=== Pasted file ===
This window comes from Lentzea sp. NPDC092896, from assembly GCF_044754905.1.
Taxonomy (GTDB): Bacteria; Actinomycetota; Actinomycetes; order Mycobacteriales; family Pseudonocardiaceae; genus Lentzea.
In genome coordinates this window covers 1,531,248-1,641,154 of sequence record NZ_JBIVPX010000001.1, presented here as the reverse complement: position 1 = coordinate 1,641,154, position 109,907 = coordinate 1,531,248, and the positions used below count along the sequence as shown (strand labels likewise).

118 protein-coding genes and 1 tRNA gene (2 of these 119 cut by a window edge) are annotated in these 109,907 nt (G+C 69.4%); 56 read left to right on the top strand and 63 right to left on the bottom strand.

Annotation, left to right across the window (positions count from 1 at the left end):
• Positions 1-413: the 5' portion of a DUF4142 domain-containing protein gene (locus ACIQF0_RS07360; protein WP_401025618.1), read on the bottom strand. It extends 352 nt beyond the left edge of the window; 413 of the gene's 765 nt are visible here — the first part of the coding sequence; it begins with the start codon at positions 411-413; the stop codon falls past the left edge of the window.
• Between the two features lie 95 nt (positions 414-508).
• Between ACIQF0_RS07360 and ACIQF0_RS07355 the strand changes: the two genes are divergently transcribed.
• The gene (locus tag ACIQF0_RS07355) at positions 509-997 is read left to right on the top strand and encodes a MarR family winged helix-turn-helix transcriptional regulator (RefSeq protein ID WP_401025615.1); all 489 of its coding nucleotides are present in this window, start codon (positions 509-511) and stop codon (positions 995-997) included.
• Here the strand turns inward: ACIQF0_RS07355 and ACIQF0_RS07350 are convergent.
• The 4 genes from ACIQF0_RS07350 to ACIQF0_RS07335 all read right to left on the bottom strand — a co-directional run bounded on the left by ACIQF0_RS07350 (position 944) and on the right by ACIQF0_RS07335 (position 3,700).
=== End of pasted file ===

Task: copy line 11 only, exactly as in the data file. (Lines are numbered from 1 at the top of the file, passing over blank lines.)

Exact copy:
• The 4 genes from ACIQF0_RS07350 to ACIQF0_RS07335 all read right to left on the bottom strand — a co-directional run bounded on the left by ACIQF0_RS07350 (position 944) and on the right by ACIQF0_RS07335 (position 3,700).